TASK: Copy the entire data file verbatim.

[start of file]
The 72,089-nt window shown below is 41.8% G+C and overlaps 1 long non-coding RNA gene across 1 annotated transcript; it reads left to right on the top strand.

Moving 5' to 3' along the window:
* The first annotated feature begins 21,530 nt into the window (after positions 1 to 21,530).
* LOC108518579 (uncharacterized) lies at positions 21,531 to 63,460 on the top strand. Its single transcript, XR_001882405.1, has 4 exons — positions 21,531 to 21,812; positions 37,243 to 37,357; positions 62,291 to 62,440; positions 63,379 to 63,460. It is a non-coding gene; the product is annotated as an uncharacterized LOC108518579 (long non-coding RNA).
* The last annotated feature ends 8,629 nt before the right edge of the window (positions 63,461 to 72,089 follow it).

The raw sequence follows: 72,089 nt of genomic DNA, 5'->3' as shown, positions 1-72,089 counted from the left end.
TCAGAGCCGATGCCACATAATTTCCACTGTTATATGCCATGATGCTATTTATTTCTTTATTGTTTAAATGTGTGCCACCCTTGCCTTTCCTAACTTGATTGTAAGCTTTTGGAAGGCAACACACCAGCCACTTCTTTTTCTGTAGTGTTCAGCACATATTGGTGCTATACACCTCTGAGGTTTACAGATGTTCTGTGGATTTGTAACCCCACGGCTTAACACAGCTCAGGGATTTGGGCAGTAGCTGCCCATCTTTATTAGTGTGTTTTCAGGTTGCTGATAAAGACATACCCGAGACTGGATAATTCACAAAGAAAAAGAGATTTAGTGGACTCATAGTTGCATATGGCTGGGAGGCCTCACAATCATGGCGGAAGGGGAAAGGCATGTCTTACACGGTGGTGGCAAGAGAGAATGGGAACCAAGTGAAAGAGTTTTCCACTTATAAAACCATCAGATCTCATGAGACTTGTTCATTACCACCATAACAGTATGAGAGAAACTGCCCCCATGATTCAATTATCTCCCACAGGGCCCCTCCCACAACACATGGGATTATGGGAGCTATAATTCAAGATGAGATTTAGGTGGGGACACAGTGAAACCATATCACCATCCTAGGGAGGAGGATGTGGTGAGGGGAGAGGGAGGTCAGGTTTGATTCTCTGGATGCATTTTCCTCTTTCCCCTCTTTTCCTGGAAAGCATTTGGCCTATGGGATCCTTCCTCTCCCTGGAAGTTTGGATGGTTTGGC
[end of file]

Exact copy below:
The 72,089-nt window shown below is 41.8% G+C and overlaps 1 long non-coding RNA gene across 1 annotated transcript; it reads left to right on the top strand.

Moving 5' to 3' along the window:
* The first annotated feature begins 21,530 nt into the window (after positions 1 to 21,530).
* LOC108518579 (uncharacterized) lies at positions 21,531 to 63,460 on the top strand. Its single transcript, XR_001882405.1, has 4 exons — positions 21,531 to 21,812; positions 37,243 to 37,357; positions 62,291 to 62,440; positions 63,379 to 63,460. It is a non-coding gene; the product is annotated as an uncharacterized LOC108518579 (long non-coding RNA).
* The last annotated feature ends 8,629 nt before the right edge of the window (positions 63,461 to 72,089 follow it).

The raw sequence follows: 72,089 nt of genomic DNA, 5'->3' as shown, positions 1-72,089 counted from the left end.
TCAGAGCCGATGCCACATAATTTCCACTGTTATATGCCATGATGCTATTTATTTCTTTATTGTTTAAATGTGTGCCACCCTTGCCTTTCCTAACTTGATTGTAAGCTTTTGGAAGGCAACACACCAGCCACTTCTTTTTCTGTAGTGTTCAGCACATATTGGTGCTATACACCTCTGAGGTTTACAGATGTTCTGTGGATTTGTAACCCCACGGCTTAACACAGCTCAGGGATTTGGGCAGTAGCTGCCCATCTTTATTAGTGTGTTTTCAGGTTGCTGATAAAGACATACCCGAGACTGGATAATTCACAAAGAAAAAGAGATTTAGTGGACTCATAGTTGCATATGGCTGGGAGGCCTCACAATCATGGCGGAAGGGGAAAGGCATGTCTTACACGGTGGTGGCAAGAGAGAATGGGAACCAAGTGAAAGAGTTTTCCACTTATAAAACCATCAGATCTCATGAGACTTGTTCATTACCACCATAACAGTATGAGAGAAACTGCCCCCATGATTCAATTATCTCCCACAGGGCCCCTCCCACAACACATGGGATTATGGGAGCTATAATTCAAGATGAGATTTAGGTGGGGACACAGTGAAACCATATCACCATCCTAGGGAGGAGGATGTGGTGAGGGGAGAGGGAGGTCAGGTTTGATTCTCTGGATGCATTTTCCTCTTTCCCCTCTTTTCCTGGAAAGCATTTGGCCTATGGGATCCTTCCTCTCCCTGGAAGTTTGGATGGTTTGGC